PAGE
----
music-background-with-speakers_1035-1682What does it mean to hear a woman speak? What does it sound like to the ears, and do her utterances have any content? Are they just consonants, vowels, words strung together in an attempt to convey a jumbled and incompetent message, or is there more to what she says than the sound her voice makes, often (though not always) a pitch or two high than her male counterparts?

Sound and content; listening and hearing. Ways of distinguishing the actions we undertake – whether consciously or unconsciously – when we hear someone speak. As an outsider looking in, I continue to be offended by the question and answer period at philosophy talks. Before the words leave her mouth, she is cut off; interrupted and interjected; explained to and admonished for being wrong – no, confused – before she can even finish her thought. And yet he can take center stage for minutes at a time, rambling off a pre-amble to a speech that finally ends in one or two questions, without interruption.

Or she can put herself on trial, reveal the abuse she has endured and still be passed over and ignored. The “journalist” asking for proof of her claims, as though her testimony was not enough.

I hear and see you, I read between the lines. When they would rather worry about abstruse and irrelevant things than worry about your survival, I pull in closer to listen to your strength. Know that you can whisper softly or scream in terror. I hear you and hold space for you to speak.

And when I hear what you say I will keep it in confidence, while filtering through the content that I can bring to the world. Because your struggle is mine, and every person who finds themselves at strange intersections and crossroads. Just like you I exist at a site of reality apt to be ignored. They may stare and they may wonder, but hear they often will not. My screams inaudible. My cries like the silence of the lambs. In some cases muted or dumbed down, in others met with confusion. Yet as Aunty Audre once said, so well:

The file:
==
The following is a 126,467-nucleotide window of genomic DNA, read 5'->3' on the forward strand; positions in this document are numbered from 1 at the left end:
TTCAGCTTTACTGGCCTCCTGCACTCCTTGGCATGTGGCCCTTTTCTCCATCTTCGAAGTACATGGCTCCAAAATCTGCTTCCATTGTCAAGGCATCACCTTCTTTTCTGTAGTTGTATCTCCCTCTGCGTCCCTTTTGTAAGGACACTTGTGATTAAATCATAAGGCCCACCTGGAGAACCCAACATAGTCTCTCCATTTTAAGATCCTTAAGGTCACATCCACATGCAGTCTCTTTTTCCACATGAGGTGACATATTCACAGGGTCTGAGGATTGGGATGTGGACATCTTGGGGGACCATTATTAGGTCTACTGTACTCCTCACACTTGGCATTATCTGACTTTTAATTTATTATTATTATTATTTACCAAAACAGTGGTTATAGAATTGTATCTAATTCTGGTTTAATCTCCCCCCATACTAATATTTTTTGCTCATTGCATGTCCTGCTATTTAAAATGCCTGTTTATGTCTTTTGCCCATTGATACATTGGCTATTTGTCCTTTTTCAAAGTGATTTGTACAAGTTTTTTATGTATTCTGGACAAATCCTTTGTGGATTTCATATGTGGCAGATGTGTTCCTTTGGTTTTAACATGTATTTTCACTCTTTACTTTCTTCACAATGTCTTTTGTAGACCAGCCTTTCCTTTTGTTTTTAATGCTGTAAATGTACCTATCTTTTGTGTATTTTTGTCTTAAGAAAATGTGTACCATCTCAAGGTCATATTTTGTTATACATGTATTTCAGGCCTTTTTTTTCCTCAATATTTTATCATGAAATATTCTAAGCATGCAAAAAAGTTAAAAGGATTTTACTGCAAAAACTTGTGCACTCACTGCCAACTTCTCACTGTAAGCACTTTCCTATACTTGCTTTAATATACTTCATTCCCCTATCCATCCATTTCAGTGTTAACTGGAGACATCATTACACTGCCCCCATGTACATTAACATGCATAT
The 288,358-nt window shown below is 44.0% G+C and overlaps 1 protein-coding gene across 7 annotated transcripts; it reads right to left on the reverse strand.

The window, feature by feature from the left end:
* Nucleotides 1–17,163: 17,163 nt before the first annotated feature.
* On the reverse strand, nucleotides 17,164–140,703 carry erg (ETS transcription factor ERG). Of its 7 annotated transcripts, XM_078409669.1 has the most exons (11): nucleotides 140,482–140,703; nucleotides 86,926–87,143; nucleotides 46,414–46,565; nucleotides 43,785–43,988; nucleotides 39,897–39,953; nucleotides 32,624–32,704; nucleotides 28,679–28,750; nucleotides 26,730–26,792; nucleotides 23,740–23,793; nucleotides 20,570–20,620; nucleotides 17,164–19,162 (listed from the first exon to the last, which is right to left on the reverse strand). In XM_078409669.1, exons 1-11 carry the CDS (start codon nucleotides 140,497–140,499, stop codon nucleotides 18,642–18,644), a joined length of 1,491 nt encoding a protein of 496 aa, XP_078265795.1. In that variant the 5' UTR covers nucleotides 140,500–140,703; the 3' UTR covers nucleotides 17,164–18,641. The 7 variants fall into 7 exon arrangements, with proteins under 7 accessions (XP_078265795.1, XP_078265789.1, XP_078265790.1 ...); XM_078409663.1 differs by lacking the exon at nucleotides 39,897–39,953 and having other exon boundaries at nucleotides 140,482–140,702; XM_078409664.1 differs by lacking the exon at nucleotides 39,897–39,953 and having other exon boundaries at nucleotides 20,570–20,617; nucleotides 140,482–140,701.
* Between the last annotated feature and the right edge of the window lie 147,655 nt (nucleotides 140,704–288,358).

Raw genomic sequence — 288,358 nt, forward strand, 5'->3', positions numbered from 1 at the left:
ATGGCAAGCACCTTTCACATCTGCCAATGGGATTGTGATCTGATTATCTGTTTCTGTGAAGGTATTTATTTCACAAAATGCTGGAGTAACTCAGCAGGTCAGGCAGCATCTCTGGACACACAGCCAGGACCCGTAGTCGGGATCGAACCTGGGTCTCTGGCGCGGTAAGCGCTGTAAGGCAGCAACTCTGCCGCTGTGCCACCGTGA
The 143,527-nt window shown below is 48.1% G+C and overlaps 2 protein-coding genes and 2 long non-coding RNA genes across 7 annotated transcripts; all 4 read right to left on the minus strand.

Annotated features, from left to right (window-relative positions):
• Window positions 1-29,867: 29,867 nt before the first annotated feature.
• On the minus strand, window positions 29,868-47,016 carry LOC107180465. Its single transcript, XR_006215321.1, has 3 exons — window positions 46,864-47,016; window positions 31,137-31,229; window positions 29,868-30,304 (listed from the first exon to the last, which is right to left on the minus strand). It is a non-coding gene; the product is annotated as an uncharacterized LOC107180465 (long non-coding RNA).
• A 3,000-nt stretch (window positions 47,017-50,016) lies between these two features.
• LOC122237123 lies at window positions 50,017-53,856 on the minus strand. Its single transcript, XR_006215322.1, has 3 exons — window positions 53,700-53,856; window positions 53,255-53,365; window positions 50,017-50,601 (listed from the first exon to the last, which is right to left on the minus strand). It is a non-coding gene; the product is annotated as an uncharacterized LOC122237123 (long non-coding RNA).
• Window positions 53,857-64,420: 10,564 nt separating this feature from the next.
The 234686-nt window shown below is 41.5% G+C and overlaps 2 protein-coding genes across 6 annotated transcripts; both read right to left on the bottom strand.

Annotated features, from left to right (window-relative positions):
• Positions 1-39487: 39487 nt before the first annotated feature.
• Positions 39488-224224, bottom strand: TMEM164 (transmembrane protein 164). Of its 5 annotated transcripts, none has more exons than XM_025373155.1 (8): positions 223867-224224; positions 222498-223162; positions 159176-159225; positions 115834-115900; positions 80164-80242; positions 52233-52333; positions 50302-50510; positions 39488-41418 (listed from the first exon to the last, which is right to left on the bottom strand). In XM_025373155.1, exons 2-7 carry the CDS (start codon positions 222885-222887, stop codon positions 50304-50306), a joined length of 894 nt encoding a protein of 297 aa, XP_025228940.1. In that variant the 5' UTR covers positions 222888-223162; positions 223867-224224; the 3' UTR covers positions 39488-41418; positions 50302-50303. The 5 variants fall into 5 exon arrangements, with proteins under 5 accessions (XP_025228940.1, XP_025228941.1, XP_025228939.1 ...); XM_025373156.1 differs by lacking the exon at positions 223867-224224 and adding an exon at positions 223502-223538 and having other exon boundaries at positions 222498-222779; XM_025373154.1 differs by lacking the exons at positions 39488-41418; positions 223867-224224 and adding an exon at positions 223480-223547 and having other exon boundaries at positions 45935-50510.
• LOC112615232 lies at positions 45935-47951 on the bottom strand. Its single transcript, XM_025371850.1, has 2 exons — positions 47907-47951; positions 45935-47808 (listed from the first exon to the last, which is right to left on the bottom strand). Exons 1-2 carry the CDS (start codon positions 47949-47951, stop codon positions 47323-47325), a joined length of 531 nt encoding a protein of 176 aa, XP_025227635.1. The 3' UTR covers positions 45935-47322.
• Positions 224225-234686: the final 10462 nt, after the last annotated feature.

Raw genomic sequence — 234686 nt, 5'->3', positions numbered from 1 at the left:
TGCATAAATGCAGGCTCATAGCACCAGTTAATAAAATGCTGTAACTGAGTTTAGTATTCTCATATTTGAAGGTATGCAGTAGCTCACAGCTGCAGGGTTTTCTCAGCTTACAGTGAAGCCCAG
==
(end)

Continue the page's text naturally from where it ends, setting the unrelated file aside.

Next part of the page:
… it is better to speak
we were never meant to survive

This reflection on women’s testimony was inspired by many things. First, a paper I am working on that addresses epistemic silencing of sexual assault victims in the courtroom. Second, by a series of experiences I have had over the years (personally and as witness) of seeing women silenced by men – in the many forms this silencing takes. Third, by the current R. Kelly debacle. The long and short of it is that a woman gave testimony about her experience of abuse and of bearing witness to others being manipulated, and right after giving her statement, a journalist asked the man who brought the case to the media what grounds he had for believing his daughter was being held hostage/abused. This question was asked right after the (black) (woman) said that she contacted the family to tell them their daughter was in a bad situation after witnessing it herself. I can pass no judgment on the debacle because everything is hearsay at this points. But the exchange disturbed me enough that I had to write something in response. So, here it is. Short but sweet. My explanation of the reflection almost as long as the writing itself. Sometimes it be like that.

– T. M. G.